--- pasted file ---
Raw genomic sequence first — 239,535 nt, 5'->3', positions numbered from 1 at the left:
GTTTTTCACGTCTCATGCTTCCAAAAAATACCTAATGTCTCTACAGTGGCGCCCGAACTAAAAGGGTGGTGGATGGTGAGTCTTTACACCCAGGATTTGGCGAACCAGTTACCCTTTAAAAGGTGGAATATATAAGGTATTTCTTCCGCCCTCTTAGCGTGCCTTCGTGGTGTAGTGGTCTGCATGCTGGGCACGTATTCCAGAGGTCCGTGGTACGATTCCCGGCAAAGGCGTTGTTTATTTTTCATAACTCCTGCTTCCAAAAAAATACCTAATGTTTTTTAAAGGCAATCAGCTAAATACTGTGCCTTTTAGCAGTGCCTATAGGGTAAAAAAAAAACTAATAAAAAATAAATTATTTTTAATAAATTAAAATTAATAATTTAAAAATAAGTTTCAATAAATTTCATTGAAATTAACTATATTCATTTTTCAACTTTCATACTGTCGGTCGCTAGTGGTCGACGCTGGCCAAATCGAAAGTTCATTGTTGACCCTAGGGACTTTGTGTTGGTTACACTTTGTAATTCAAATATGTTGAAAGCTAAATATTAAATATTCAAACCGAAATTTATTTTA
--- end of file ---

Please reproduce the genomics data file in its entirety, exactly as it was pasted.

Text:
Raw genomic sequence first — 239,535 nt, 5'->3', positions numbered from 1 at the left:
GTTTTTCACGTCTCATGCTTCCAAAAAATACCTAATGTCTCTACAGTGGCGCCCGAACTAAAAGGGTGGTGGATGGTGAGTCTTTACACCCAGGATTTGGCGAACCAGTTACCCTTTAAAAGGTGGAATATATAAGGTATTTCTTCCGCCCTCTTAGCGTGCCTTCGTGGTGTAGTGGTCTGCATGCTGGGCACGTATTCCAGAGGTCCGTGGTACGATTCCCGGCAAAGGCGTTGTTTATTTTTCATAACTCCTGCTTCCAAAAAAATACCTAATGTTTTTTAAAGGCAATCAGCTAAATACTGTGCCTTTTAGCAGTGCCTATAGGGTAAAAAAAAAACTAATAAAAAATAAATTATTTTTAATAAATTAAAATTAATAATTTAAAAATAAGTTTCAATAAATTTCATTGAAATTAACTATATTCATTTTTCAACTTTCATACTGTCGGTCGCTAGTGGTCGACGCTGGCCAAATCGAAAGTTCATTGTTGACCCTAGGGACTTTGTGTTGGTTACACTTTGTAATTCAAATATGTTGAAAGCTAAATATTAAATATTCAAACCGAAATTTATTTTA